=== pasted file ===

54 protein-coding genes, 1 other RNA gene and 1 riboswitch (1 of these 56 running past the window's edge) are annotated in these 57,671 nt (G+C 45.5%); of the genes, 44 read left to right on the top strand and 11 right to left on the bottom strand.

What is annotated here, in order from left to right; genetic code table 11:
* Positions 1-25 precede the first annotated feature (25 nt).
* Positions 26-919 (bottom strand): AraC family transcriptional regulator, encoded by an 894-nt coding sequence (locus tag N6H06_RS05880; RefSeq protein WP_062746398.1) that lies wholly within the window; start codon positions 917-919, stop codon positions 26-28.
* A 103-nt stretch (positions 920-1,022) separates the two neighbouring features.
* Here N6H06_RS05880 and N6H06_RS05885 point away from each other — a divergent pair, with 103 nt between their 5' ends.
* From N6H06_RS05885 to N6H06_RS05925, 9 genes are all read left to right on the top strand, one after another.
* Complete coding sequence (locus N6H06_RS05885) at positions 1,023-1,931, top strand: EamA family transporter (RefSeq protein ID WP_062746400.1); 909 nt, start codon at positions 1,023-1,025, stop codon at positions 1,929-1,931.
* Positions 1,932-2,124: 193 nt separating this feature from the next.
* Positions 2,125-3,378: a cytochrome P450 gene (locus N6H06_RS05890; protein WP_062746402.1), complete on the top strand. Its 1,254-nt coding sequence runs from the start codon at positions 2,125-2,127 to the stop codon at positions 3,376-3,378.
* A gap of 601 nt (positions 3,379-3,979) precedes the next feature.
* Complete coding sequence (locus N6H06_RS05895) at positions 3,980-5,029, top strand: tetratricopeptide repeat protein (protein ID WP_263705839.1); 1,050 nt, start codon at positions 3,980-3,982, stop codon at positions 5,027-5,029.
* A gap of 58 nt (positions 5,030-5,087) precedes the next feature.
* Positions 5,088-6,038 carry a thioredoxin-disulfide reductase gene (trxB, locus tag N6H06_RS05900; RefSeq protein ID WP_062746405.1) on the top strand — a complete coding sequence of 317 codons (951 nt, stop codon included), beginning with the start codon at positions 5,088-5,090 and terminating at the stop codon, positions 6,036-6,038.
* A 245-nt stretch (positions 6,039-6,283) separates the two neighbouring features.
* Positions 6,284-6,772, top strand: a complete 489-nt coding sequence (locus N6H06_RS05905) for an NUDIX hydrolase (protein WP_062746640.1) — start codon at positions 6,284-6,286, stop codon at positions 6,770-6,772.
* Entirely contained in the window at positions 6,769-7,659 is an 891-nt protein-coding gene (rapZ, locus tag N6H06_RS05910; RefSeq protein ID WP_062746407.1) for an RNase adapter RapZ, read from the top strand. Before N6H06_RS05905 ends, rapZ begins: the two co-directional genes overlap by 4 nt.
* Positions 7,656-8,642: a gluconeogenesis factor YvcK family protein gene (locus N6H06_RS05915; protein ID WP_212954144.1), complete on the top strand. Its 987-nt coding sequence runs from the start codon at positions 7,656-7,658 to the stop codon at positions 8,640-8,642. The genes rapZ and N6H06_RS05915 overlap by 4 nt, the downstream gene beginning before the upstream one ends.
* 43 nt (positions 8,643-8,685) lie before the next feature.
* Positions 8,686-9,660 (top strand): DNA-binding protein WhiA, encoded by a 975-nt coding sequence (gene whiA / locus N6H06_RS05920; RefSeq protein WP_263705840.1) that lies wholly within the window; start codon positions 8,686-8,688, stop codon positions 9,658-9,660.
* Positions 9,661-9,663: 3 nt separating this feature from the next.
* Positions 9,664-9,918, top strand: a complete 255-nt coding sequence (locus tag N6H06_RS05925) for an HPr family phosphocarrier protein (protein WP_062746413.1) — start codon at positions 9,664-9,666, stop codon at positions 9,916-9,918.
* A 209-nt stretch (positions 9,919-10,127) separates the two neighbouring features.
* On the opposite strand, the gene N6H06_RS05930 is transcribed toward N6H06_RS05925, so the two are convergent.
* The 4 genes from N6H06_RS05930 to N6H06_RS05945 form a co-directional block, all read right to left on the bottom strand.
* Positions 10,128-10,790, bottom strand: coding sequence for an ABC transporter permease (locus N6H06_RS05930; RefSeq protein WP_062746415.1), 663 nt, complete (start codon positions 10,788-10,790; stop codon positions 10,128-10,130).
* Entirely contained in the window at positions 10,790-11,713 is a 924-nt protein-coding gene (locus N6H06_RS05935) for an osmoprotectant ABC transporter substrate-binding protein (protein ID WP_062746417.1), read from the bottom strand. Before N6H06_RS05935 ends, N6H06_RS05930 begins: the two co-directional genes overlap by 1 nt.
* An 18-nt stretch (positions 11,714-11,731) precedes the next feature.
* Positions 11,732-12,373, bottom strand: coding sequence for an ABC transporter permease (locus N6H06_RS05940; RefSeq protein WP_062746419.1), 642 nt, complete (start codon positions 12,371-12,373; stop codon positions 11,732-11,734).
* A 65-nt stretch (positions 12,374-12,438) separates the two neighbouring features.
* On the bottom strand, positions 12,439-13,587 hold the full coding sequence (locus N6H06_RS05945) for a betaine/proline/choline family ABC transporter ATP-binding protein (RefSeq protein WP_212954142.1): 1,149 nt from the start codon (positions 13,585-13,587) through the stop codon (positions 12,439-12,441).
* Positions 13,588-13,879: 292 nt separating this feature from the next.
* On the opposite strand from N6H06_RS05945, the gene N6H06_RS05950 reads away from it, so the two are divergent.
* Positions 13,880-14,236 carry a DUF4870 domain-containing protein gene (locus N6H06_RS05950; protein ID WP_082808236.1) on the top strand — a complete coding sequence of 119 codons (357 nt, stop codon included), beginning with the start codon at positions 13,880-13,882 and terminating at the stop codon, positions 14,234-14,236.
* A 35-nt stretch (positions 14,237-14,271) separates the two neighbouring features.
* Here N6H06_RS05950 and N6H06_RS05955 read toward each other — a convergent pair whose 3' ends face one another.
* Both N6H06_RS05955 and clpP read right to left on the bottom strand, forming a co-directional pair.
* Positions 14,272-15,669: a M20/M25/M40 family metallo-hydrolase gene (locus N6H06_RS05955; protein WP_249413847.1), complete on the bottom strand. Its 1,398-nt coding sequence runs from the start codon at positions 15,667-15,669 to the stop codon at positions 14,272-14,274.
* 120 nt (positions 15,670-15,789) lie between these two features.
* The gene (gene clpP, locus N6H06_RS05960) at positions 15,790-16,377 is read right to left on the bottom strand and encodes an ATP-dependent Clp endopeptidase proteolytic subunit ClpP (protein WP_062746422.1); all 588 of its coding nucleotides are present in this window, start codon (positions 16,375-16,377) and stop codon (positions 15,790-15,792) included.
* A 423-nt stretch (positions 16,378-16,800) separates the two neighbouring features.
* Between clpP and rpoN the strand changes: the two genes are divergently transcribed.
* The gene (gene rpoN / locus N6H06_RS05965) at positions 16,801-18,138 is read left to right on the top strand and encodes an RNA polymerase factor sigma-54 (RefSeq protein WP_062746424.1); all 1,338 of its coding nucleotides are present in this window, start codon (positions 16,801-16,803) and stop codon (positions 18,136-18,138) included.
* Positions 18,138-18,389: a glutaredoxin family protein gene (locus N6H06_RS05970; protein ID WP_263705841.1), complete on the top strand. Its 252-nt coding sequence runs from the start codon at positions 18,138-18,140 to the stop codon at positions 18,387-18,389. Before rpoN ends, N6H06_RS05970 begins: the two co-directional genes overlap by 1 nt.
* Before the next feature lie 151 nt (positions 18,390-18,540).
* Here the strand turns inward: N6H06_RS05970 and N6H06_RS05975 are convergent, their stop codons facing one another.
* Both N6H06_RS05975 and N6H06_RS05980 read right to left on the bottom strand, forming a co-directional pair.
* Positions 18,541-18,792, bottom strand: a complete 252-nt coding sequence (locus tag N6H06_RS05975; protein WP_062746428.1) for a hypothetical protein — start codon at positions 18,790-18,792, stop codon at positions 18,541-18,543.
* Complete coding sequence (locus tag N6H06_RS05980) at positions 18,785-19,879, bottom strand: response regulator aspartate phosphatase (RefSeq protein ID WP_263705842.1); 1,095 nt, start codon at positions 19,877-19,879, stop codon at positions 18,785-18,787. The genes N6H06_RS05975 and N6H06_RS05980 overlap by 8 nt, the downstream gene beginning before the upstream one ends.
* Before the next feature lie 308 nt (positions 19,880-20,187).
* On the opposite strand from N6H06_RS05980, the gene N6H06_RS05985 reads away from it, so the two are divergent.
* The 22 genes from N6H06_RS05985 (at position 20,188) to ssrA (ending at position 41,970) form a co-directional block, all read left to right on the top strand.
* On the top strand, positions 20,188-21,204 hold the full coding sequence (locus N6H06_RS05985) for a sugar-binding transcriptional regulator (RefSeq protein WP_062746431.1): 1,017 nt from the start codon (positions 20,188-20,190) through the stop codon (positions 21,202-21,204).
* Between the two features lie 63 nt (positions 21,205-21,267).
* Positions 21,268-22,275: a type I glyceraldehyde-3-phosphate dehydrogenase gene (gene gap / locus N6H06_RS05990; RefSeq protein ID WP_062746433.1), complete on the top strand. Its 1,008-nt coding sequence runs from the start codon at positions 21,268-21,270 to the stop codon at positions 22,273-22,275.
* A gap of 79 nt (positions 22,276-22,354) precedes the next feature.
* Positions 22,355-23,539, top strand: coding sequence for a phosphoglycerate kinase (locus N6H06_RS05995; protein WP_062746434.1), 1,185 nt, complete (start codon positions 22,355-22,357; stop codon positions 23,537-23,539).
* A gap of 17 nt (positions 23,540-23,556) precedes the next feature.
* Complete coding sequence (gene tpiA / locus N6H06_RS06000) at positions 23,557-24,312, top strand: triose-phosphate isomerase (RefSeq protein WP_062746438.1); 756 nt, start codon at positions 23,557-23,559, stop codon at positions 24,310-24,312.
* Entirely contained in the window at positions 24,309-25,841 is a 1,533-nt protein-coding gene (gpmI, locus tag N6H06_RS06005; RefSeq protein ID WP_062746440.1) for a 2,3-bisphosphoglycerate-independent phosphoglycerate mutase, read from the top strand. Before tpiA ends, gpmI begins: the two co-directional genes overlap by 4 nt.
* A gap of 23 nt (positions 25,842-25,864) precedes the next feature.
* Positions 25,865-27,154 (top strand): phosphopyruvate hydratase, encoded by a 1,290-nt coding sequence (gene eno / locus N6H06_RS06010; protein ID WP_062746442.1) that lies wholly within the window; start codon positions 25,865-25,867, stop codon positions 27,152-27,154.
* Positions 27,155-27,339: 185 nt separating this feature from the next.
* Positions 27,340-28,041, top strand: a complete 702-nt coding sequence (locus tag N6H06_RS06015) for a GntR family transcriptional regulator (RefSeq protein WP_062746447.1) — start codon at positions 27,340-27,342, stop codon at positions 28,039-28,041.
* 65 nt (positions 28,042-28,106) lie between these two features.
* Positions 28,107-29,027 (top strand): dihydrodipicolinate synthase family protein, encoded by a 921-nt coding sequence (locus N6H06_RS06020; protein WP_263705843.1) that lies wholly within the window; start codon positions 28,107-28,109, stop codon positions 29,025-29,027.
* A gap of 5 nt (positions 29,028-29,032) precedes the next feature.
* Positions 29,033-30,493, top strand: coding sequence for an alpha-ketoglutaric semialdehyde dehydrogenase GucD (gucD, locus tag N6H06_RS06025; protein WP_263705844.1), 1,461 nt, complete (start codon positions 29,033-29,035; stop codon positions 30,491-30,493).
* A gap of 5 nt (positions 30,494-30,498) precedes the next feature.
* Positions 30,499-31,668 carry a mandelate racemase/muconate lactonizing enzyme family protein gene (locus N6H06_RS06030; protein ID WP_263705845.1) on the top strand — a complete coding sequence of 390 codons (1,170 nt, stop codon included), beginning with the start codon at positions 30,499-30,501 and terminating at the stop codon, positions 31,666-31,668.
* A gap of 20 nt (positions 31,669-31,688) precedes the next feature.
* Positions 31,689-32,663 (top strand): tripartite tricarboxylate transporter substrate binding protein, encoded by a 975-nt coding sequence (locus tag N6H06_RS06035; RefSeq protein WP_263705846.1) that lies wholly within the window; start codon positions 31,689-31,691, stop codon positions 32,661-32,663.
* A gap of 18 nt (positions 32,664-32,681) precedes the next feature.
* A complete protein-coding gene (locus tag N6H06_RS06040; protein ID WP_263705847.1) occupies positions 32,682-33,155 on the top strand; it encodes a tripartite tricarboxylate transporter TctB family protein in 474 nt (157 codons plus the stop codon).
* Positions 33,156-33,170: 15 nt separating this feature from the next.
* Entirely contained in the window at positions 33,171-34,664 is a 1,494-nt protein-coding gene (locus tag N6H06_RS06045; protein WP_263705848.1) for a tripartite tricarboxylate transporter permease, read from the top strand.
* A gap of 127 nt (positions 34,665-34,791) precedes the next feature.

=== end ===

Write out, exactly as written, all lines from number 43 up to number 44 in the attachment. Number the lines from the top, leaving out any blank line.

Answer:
* The gene (gene rpoN / locus N6H06_RS05965) at positions 16,801-18,138 is read left to right on the top strand and encodes an RNA polymerase factor sigma-54 (RefSeq protein WP_062746424.1); all 1,338 of its coding nucleotides are present in this window, start codon (positions 16,801-16,803) and stop codon (positions 18,136-18,138) included.
* Positions 18,138-18,389: a glutaredoxin family protein gene (locus N6H06_RS05970; protein ID WP_263705841.1), complete on the top strand. Its 252-nt coding sequence runs from the start codon at positions 18,138-18,140 to the stop codon at positions 18,387-18,389. Before rpoN ends, N6H06_RS05970 begins: the two co-directional genes overlap by 1 nt.